Statement by Ambassador Masood Khan Permanent Representative of Pakistan during the Debate of the Security Council on United Nations Assistance Mission in Afghanistan (UNAMA) (25 June 2014)

Mr. President,

We congratulate the people of Afghanistan for successfully conducting two rounds of Presidential elections. These landmark elections should deepen democracy, bring the first ever democratic transfer of power and move the country towards peace and stability.

This is a defining moment for Afghanistan and the region.

Afghanistan's political continuity and national reconciliation, as well as security and economic transitions, clearly hinge on a smooth democratic transition.

Afghan institutions have now a historic obligation to take the electoral process towards its logical end. This is a time to build trust, finish the task at hand and usher in a new era in the history of Afghanistan. We believe that Afghan elections are an internal affair, with Afghan institutions in the lead. It is the aspiration of the Afghan people to resolve differences within the framework of the Afghan constitution and laws. We agree with SRSG Kubis that this indeed is a time for engagement and statesmanship.

For its part, Pakistan took a series of steps to support a free, peaceful and secure electoral process in Afghanistan. We bolstered security along the Pakistan-Afghanistan border by deploying additional troops, enhancing communication, vigilance, and aerial surveillance, and increasing patrolling.

Pakistan has no favourites. Afghans are a proud people and they are masters of their destiny. We respect the democratic choice of the people of Afghanistan and look forward to working with the next leader.

The people of Afghanistan realize that the political transition will not deliver full dividends until a lasting political settlement is worked out through an inclusive, Afghan-led and Afghan-owned reconciliation process. Pakistan is committed to facilitating that process.

Mr. President,

Both the Secretary General and the International Security Assistance Force (ISAF), while acknowledging the professional strengths the Afghan National Security Force has been gathering over the years, have warned that it would need support beyond 2014 to ensure its viability and sustainability.

The ongoing security, political and economic transitions in Afghanistan must not be thwarted or derailed. The projected drawdowns should be prudent and responsible. They should not leave any security vacuums behind; nor should anyone harbor ambitions to fill such vacuums. The world had to pay a heavy price for the precipitous withdrawals in the 1990s. A repeat of that precedent would be costlier for peace and security.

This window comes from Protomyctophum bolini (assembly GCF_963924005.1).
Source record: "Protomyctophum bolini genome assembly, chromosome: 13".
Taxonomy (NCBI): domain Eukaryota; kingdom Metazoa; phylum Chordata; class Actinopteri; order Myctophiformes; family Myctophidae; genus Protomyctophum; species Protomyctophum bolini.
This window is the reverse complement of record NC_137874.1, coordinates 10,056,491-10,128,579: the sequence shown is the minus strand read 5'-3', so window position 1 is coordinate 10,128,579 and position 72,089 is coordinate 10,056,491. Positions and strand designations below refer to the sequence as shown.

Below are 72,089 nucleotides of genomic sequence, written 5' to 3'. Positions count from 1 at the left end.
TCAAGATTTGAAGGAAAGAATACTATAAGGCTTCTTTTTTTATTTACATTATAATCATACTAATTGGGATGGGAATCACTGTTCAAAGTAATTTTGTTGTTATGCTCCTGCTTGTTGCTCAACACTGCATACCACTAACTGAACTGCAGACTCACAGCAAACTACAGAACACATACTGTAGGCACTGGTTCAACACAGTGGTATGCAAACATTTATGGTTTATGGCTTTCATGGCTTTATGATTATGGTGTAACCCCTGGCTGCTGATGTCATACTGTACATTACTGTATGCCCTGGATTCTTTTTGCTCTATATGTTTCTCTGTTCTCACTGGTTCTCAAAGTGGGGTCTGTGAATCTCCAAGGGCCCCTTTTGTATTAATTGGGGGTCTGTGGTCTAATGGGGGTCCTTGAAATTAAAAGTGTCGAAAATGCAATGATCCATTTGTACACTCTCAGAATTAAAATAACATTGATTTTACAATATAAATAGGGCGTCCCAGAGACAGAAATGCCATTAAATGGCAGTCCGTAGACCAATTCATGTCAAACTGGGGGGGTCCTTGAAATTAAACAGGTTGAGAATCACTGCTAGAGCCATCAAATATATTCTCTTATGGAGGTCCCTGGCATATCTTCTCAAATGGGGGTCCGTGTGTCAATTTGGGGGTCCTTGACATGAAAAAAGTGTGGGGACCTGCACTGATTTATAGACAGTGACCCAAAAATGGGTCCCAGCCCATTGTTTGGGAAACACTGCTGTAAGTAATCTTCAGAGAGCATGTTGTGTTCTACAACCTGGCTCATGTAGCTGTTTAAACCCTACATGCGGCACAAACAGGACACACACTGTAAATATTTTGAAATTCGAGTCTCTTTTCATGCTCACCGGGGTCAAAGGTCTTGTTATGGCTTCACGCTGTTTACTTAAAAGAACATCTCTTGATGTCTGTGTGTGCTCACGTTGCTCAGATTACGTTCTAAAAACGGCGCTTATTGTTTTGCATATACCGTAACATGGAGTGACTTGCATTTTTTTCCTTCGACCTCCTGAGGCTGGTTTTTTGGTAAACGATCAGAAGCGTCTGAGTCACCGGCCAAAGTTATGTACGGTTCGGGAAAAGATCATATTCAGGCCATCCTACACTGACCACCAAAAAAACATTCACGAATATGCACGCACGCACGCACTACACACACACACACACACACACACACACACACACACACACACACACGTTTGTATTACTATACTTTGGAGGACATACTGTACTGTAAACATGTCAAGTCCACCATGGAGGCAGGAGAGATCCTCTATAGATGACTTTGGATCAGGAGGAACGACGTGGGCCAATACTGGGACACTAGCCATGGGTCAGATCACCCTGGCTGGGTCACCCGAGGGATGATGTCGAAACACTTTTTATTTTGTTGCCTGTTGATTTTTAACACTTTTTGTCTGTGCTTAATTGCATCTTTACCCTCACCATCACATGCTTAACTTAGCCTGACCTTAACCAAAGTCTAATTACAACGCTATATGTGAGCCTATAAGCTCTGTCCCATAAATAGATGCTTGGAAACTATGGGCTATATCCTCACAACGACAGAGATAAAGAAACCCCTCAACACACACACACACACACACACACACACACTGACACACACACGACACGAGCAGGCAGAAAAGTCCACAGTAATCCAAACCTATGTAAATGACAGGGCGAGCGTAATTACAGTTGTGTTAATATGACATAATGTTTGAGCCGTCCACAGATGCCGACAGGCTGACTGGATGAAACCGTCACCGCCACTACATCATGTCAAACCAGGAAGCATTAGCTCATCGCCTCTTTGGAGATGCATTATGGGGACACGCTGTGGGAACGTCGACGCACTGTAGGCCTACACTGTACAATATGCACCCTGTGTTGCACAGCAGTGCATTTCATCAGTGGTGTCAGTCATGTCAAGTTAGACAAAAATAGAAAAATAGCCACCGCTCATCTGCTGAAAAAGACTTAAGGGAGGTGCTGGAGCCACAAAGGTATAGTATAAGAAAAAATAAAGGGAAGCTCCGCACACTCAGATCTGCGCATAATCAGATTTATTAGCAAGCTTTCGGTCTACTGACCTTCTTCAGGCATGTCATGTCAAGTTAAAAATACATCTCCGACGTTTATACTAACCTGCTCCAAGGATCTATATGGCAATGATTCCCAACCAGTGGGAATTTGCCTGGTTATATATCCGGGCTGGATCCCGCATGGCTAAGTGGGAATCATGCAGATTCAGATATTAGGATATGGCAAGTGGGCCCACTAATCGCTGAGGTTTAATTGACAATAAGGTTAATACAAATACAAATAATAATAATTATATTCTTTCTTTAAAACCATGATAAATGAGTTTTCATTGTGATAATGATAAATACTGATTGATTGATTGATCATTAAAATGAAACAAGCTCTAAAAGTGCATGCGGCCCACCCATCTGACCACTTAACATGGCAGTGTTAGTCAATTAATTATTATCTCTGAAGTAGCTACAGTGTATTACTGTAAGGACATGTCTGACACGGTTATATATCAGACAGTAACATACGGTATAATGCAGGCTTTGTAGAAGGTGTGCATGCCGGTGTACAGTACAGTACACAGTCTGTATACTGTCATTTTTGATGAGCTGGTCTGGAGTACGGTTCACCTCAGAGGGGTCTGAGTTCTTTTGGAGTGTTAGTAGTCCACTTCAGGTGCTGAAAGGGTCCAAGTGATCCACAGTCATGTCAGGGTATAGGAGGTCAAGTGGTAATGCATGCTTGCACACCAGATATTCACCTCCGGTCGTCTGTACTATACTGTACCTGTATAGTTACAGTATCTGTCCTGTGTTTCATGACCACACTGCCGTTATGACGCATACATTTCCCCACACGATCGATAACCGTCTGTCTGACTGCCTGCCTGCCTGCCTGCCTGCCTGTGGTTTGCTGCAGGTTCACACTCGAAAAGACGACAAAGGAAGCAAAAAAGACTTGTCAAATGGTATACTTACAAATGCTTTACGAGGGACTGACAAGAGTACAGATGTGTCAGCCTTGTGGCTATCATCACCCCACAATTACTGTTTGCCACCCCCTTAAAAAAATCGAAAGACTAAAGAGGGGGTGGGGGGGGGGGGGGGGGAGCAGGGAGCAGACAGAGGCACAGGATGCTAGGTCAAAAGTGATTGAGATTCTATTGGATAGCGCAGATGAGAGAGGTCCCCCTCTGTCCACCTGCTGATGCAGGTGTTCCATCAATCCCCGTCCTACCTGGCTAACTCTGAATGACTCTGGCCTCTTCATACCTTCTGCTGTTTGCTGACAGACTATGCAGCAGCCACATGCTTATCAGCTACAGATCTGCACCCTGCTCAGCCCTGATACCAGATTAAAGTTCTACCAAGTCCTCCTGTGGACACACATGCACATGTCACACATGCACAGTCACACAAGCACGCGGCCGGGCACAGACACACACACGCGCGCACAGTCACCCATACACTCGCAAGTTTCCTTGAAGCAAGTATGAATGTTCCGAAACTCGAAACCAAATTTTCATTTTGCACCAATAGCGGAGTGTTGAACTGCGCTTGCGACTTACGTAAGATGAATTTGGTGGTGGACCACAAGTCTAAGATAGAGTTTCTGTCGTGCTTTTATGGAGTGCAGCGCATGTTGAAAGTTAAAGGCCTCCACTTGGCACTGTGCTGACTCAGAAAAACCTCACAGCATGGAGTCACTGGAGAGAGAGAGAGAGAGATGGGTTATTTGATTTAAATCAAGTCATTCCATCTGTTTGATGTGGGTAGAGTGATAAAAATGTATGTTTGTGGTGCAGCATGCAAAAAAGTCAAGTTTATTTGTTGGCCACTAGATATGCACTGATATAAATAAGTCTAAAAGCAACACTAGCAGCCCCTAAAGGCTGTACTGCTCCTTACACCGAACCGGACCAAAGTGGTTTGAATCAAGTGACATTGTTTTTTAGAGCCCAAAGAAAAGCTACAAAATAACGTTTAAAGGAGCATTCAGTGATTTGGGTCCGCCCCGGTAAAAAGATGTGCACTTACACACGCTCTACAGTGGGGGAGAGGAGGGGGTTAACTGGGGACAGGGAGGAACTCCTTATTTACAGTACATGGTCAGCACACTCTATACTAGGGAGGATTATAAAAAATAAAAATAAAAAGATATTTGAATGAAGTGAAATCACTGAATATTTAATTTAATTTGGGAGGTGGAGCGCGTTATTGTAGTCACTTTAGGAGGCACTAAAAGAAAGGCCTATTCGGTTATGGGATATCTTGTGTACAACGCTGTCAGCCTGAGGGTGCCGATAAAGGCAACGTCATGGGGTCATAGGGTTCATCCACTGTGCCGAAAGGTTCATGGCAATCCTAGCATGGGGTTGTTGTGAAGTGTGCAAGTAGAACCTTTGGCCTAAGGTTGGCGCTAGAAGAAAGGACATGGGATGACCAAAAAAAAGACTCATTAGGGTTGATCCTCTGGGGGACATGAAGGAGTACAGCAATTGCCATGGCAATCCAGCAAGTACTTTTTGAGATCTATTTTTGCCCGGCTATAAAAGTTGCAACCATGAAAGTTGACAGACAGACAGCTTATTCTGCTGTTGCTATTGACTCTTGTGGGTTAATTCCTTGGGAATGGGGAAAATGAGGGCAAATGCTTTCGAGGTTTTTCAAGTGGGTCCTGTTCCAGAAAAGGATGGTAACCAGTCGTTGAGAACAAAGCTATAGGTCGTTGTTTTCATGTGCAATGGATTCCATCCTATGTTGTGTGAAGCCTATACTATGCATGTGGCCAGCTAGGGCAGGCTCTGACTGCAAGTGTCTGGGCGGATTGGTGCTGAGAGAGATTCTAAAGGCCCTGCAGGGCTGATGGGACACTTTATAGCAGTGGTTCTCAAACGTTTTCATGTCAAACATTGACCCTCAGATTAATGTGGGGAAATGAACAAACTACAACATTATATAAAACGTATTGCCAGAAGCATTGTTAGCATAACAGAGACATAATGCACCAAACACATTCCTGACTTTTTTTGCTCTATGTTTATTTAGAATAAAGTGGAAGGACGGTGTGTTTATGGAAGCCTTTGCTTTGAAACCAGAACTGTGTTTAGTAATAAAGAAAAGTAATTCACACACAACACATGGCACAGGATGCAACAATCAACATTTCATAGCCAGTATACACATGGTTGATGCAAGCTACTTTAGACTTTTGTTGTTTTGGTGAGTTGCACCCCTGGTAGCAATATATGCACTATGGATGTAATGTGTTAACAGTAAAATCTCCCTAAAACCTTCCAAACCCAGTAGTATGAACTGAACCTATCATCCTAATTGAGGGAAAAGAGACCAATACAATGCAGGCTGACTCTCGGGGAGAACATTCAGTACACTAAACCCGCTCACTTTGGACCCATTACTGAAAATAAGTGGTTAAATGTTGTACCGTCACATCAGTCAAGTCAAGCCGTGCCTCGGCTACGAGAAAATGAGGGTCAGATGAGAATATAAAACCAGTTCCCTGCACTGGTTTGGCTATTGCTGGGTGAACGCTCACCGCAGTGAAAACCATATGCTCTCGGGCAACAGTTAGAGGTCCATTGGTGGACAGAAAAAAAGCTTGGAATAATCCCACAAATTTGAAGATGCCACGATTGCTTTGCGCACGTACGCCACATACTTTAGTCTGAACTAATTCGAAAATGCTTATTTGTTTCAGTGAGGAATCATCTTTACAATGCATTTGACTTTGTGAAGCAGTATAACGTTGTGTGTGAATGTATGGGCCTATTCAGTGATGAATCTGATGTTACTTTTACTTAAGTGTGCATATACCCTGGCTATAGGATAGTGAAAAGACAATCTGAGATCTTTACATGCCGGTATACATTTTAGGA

There are forecasts for an economic downturn as the war economy hopefully morphs into a peace economy. The Secretary General has cautioned that decrease in physical presence of foreign troops should not lead to decrease in development assistance. The misperception that Afghanistan was “being abandoned” must be rectified.

The international community has a responsibility to avert a large-scale economic recession in Afghanistan that would lead to unemployment, displacement and reliance on illicit economy. The reconstruction efforts must focus on policies that would stimulate growth and investment, create jobs, and facilitate rehabilitation of refugees.

Pakistan continues to host 3 million registered and unregistered Afghan refugees. We have been bearing the burden of even greater number of refugees for the past thirty four years. The registered 1.6 million refugees alone, according to the Secretary General, constitute the world’s largest protracted refugee population. In April this year, Pakistan and the UNHCR launched a Solutions Strategy to work on sustainable return and reintegration of Afghan refugees. Recently, there has been a sharp decrease, by about 64 per cent, in the return of refugees. The international community must step forward to help quicken the pace of repatriation of Afghan refugees; and the United Nations should assist the Afghan government in creating “pull" factors.